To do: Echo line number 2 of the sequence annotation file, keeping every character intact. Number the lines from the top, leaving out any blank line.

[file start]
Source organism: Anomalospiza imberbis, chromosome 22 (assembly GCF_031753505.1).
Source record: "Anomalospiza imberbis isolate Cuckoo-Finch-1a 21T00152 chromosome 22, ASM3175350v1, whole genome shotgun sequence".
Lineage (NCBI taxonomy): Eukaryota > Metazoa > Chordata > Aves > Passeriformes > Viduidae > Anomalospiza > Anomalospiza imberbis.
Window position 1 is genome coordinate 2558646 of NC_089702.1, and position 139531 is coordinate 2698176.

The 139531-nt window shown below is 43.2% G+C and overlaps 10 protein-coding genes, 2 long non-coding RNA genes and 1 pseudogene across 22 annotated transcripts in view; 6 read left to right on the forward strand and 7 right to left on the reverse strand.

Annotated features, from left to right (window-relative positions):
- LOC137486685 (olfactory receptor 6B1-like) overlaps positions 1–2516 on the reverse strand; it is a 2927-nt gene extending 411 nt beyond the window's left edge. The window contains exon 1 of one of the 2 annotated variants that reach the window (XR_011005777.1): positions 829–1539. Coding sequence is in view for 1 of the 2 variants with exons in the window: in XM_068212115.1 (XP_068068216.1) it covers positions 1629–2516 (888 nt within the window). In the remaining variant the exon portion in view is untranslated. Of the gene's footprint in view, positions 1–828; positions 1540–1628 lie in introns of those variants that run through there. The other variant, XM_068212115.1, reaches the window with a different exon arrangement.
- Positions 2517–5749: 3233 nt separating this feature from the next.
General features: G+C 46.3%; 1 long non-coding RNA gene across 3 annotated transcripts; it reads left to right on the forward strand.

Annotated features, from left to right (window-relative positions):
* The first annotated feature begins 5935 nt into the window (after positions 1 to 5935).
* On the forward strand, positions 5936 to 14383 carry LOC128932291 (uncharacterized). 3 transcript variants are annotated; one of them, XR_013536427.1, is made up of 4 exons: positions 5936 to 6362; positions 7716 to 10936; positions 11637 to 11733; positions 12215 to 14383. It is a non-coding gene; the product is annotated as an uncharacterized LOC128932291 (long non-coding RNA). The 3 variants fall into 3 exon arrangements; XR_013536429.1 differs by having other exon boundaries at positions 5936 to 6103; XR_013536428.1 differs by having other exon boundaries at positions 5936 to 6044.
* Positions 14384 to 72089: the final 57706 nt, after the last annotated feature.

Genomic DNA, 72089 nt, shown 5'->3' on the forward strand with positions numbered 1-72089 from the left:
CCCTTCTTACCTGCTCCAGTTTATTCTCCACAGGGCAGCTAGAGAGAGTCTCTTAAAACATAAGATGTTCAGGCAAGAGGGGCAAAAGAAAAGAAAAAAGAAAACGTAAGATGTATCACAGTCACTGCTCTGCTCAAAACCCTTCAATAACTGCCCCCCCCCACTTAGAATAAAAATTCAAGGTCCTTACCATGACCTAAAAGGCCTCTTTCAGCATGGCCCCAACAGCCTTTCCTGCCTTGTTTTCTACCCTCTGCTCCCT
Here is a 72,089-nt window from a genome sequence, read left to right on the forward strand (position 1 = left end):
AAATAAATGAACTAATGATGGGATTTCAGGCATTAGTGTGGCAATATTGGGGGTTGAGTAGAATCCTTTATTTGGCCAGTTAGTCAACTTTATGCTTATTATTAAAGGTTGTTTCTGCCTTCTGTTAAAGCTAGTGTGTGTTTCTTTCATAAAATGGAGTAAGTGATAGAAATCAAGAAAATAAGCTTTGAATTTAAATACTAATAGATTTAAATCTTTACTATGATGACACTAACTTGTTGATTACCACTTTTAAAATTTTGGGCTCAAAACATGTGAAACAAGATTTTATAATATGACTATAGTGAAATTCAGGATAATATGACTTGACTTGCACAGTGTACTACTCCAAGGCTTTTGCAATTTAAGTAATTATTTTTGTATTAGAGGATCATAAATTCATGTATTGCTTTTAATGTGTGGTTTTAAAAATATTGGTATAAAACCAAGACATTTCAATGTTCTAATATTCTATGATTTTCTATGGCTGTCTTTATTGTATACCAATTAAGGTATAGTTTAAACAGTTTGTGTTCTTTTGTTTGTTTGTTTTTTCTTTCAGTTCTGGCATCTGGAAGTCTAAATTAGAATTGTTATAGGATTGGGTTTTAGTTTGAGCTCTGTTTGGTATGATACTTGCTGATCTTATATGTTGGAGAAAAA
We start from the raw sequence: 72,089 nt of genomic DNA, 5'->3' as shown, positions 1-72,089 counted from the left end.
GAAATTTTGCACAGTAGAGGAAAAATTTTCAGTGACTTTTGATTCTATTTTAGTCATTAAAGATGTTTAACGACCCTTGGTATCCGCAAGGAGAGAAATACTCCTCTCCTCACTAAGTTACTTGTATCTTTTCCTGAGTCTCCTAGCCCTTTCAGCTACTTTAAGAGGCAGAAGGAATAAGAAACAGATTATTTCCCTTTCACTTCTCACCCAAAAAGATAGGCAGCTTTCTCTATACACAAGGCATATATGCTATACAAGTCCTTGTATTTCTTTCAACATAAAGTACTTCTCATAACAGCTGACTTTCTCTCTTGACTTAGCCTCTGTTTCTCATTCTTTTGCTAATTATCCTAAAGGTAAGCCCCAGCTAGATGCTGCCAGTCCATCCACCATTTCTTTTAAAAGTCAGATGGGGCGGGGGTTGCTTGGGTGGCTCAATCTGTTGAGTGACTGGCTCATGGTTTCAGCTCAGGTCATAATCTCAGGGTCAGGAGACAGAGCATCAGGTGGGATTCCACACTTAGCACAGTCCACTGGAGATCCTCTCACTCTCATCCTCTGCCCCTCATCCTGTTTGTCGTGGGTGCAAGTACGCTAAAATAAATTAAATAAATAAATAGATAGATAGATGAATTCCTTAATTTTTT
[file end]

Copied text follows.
Source record: "Anomalospiza imberbis isolate Cuckoo-Finch-1a 21T00152 chromosome 22, ASM3175350v1, whole genome shotgun sequence".